Published: 10/04/2003, Volume II3, No. 5850 Page 18 19
Name: Dr Kate Lorig
Job: Director of Stanford University's Patient Education Research Center and 'inventor'of the expert patient programme.
Style: US academic of the gentle West Coast variety who seems equally comfortable in the company of ministers and ordinary folk.Manages to make the target of 'making patients and professionals happier' seem more than just nice words.
Background: Holder of a doctorate in public health ('please get it right, no-one ever does, ' she chides politely), Dr Lorig developed the concept of patients learning to take control of their own chronic illness in the mid '80s.The Challenging Arthritis programme was part of a bid to counter the 'patient as victim'ethos that had spread through the US.She imported self-management to the UK in the mid-'90s, but it really caught fire thanks to the championing of chief medical officer Professor Sir Liam Donaldson three years ago - patients, not professionals or managers, would modernise the NHS, was his slogan.The promise to transform the treatment of long-term illness, moving from an acute to a primary focus, found a wider audience in the UK than in the rest of Europe.The 'living with long-term illness'pilot programme is now being rolled out to all primary care trusts.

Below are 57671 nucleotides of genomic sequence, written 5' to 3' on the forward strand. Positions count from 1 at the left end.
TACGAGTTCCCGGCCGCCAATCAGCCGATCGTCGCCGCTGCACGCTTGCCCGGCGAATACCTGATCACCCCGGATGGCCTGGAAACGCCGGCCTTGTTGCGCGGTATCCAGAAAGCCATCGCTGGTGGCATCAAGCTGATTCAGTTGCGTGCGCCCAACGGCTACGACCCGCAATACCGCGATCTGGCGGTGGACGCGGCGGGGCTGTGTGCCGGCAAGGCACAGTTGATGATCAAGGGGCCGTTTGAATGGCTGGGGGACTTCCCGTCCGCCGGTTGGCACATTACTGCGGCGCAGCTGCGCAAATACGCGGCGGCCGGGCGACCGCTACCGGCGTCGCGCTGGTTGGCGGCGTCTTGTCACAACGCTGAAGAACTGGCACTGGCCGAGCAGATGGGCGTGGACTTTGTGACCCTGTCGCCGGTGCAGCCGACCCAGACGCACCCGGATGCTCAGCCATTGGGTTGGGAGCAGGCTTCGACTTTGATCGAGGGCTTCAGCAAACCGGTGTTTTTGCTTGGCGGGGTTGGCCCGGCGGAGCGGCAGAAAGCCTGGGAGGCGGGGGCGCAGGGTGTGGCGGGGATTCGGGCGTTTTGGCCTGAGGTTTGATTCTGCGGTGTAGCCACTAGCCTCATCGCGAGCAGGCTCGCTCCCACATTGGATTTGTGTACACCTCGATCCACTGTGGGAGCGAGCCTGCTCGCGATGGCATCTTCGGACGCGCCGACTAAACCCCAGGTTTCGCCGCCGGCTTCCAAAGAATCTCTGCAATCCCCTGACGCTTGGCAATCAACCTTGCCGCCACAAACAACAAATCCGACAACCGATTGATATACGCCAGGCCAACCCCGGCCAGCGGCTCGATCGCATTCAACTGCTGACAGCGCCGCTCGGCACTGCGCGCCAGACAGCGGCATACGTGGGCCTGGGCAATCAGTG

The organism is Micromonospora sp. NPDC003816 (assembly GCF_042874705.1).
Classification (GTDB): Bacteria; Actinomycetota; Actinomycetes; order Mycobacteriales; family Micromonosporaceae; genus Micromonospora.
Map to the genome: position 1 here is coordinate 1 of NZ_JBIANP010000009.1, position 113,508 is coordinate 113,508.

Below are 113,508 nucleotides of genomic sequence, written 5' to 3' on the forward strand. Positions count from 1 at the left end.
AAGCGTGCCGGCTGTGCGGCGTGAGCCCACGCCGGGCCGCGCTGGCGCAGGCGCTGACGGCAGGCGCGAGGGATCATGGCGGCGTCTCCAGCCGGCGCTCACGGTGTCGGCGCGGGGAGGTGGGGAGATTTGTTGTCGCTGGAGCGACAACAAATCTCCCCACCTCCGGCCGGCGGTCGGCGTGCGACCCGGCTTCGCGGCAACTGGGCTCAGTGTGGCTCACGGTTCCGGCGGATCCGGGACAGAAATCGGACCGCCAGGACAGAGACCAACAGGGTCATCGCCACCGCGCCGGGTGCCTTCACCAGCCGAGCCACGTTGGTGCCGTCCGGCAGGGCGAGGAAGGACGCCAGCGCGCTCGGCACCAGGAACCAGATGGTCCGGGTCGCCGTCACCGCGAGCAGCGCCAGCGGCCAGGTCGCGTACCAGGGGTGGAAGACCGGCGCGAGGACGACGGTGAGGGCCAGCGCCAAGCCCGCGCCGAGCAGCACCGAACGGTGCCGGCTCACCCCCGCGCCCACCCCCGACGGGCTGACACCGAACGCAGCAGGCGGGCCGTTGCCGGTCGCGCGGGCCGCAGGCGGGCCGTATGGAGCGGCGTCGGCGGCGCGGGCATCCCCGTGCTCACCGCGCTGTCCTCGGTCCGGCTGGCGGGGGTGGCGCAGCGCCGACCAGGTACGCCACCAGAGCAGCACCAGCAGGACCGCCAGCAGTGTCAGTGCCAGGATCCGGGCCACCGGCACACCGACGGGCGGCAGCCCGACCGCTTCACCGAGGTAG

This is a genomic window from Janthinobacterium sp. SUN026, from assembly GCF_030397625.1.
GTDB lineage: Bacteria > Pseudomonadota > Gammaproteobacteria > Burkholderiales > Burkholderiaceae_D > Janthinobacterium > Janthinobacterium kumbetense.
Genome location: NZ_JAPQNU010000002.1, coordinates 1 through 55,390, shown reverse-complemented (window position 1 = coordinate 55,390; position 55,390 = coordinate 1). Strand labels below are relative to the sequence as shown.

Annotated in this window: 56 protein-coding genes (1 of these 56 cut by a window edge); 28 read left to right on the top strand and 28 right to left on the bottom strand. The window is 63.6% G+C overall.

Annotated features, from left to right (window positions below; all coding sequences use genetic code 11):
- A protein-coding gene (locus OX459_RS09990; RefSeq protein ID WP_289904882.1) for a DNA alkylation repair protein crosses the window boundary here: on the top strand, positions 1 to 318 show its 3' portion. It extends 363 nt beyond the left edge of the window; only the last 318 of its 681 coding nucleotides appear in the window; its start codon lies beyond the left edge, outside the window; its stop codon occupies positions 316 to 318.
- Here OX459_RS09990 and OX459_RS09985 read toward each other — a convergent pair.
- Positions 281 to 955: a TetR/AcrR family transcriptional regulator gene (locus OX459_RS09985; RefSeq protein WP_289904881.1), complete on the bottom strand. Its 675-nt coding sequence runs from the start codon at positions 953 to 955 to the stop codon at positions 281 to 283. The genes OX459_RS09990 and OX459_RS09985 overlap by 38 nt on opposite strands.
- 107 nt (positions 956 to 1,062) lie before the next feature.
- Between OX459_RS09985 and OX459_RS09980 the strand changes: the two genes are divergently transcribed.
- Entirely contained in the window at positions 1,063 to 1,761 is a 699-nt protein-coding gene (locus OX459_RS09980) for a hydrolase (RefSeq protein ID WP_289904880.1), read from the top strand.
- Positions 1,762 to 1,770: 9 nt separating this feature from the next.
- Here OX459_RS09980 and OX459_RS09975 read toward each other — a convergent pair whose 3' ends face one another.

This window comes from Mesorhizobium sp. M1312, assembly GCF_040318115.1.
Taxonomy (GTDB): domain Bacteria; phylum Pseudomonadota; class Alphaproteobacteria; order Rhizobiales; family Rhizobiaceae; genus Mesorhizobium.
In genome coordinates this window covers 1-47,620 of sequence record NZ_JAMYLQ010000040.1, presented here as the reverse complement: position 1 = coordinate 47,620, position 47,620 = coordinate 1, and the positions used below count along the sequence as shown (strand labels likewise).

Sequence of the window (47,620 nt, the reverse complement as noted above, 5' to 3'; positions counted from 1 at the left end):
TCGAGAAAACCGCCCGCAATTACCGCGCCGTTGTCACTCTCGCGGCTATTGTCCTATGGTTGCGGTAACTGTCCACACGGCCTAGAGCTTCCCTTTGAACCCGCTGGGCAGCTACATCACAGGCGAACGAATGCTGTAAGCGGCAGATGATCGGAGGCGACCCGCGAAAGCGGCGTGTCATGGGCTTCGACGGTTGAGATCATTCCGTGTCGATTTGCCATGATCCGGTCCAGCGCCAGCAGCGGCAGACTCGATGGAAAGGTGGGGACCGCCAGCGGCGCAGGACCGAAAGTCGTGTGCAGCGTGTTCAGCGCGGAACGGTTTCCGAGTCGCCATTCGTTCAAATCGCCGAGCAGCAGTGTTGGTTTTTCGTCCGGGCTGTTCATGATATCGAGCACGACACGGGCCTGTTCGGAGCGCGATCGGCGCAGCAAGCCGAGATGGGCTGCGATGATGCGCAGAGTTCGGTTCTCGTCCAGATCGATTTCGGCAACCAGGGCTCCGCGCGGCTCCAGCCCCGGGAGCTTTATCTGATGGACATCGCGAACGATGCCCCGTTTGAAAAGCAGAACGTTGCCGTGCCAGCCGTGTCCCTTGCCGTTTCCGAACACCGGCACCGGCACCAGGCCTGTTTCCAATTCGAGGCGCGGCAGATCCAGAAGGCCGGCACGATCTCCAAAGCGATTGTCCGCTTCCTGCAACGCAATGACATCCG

Future prospects: Sir Liam and public health minister Hazel Blears are both well on side - the latter praises expert patient programmes in her cherished Salford.The challenge is to take the 8,000 EPs signed up and get the concept into the mainstream. Ironically, she will know she has 'won'when the 'expert' tag fades and selfmanagement becomes an integral part of health and social care.